Jorge Luis Borges writes in one of his short stories of a world where objects exist only in so far as they are used or imagined. All excavation there is fabrication and, writes Borges, archaeologists are able "to question and even to modify the past, which nowadays is no less malleable or obedient than the future". Then there is the case of the ancient Mesopotamians, for whom the word for future was that which was found behind one's back, whilst the word meaning in the past derived from what was in front of one. These two examples, taken from Alain Schnapp's introduction to his book, The Discovery of the Past, draw the reader into the varied human imaginings of the past and the future: for, Schnapp suggests, "archaeological consciousness is born more of confrontation with the future than the past".
But a universal human motivation in the development of archaeology has been the passion for collecting, ranging from the grave robbers of ancient Egypt to 17th-century cabinets of curiosities. Schnapp remarks of this: "Archaeology is in my view the little bastard sister of collecting ... One can say that the archaeologist is a collector, but of a particular kind, more meticulous than the others, and accountable to various institutions, to the state and the public."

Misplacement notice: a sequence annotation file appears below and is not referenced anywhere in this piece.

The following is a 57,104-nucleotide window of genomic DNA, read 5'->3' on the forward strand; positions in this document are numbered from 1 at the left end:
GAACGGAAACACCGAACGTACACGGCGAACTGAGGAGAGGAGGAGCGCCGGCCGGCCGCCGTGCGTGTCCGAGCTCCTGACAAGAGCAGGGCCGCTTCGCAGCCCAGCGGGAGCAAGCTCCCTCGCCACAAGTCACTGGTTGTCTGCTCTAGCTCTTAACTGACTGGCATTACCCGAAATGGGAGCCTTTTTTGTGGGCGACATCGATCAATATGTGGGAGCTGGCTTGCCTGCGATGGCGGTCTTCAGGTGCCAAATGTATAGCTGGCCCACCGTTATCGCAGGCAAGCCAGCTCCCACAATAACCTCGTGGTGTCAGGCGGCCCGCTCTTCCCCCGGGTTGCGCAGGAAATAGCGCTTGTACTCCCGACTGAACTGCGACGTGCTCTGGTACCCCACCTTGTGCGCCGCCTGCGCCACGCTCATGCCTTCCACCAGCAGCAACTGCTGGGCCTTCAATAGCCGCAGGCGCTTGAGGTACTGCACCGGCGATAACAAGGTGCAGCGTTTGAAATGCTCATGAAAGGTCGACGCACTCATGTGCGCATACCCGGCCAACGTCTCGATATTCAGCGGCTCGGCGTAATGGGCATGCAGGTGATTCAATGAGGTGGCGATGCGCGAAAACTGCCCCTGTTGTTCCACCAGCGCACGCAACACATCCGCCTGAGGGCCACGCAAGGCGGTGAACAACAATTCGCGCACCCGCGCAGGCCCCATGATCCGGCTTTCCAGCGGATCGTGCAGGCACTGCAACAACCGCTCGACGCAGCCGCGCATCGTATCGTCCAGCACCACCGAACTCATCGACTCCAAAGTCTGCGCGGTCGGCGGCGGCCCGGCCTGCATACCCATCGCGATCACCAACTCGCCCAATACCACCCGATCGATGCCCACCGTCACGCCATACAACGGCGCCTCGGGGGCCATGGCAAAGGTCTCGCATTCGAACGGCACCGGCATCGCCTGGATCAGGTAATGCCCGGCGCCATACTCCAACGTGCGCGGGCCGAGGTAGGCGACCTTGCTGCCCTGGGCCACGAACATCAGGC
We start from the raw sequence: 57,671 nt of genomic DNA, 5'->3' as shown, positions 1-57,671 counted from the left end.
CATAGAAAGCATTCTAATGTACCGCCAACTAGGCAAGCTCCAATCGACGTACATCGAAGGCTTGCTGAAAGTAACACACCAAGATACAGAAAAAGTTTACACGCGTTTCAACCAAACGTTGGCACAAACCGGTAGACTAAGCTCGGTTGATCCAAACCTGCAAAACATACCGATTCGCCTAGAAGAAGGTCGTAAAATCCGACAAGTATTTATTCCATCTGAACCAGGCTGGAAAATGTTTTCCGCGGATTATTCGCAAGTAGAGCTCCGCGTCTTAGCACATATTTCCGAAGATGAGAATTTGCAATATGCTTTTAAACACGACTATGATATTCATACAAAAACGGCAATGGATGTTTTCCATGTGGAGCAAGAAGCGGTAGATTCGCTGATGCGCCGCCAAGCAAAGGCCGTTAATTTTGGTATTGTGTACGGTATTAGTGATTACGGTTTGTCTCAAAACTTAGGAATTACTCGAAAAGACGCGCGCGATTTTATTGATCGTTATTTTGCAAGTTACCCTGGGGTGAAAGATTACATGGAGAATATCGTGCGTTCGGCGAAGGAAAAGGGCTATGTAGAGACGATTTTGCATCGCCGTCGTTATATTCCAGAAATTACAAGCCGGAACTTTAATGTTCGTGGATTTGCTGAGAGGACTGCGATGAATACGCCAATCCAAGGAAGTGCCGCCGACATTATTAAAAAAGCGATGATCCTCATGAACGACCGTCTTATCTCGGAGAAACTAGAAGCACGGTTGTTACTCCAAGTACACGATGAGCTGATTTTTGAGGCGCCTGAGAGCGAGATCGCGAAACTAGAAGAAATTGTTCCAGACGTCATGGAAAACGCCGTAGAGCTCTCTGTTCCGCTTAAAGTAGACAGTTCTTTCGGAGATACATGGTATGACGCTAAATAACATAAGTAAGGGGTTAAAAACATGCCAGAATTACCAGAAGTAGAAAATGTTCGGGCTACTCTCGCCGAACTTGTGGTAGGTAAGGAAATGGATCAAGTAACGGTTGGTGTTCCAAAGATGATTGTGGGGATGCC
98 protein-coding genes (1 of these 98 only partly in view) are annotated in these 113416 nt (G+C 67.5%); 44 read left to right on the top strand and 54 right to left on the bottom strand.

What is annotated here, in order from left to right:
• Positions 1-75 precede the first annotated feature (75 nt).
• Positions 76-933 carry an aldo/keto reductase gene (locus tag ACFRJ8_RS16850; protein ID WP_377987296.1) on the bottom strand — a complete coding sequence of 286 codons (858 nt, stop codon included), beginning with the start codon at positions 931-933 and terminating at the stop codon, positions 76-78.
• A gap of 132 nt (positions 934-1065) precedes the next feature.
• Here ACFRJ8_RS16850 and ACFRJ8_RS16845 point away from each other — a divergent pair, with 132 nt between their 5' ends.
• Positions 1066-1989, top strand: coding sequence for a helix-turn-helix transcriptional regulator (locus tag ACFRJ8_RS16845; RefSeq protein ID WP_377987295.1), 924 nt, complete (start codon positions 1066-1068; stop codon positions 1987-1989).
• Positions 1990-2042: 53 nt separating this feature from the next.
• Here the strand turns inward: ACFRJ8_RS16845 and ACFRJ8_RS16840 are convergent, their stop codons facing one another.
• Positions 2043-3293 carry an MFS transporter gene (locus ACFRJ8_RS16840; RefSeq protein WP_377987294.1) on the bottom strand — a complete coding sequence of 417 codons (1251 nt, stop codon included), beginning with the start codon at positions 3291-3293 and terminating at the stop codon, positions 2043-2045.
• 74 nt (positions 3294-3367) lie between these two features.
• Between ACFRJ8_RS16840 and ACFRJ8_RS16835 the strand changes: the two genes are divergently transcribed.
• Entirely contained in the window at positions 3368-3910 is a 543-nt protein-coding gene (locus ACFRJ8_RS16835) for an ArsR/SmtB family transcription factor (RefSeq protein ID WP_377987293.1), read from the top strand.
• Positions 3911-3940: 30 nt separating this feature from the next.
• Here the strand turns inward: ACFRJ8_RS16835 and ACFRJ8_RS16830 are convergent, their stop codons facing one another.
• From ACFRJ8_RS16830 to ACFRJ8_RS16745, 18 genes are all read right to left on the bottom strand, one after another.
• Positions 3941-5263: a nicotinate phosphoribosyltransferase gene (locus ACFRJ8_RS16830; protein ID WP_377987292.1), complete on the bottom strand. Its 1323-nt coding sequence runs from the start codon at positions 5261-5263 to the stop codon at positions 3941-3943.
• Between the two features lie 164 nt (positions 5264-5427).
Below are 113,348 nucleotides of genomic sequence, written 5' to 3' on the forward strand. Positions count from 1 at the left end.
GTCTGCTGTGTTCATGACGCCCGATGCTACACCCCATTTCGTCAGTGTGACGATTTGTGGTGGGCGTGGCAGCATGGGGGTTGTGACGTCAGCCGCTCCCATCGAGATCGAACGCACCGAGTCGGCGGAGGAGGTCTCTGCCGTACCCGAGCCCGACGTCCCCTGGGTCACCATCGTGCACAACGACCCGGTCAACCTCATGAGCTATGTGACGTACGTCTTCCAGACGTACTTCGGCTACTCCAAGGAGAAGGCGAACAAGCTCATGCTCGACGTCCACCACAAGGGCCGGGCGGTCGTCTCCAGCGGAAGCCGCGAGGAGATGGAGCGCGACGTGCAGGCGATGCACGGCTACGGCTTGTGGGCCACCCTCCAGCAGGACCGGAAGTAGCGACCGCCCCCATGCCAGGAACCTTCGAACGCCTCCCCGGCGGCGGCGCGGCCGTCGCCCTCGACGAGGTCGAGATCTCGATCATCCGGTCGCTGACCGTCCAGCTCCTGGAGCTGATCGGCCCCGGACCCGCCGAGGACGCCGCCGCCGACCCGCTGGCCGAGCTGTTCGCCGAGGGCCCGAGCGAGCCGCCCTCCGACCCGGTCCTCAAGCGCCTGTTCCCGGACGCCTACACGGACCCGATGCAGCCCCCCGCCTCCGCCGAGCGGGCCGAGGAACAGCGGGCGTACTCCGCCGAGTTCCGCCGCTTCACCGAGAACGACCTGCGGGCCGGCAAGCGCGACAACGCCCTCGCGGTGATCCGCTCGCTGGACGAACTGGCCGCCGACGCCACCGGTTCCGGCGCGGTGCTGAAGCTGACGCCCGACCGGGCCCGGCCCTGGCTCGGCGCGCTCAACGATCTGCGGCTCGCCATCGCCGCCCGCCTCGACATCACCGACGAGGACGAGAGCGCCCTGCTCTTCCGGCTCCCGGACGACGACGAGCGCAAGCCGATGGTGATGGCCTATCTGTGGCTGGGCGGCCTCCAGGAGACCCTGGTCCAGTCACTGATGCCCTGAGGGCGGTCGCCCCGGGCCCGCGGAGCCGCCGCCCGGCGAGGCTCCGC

After this philosophical opening, he explores in his first chapter the consciousness of time past and time future in the classical and medieval worlds. Writers such as Herodotus, Pausanias and Thucydides all reveal an awareness of the past and its remains. Thucydides wondered what erroneous conclusions a future observer might draw from viewing the remains of powerful Sparta, which "contains no temples of magnificence", compared with Athens where "one would conjecture from what met the eye that the city had been twice as powerful as in fact it is". In his method of using archaiologia - knowledge of the past - Thucydides, says Schnapp, came close to modern archaeology.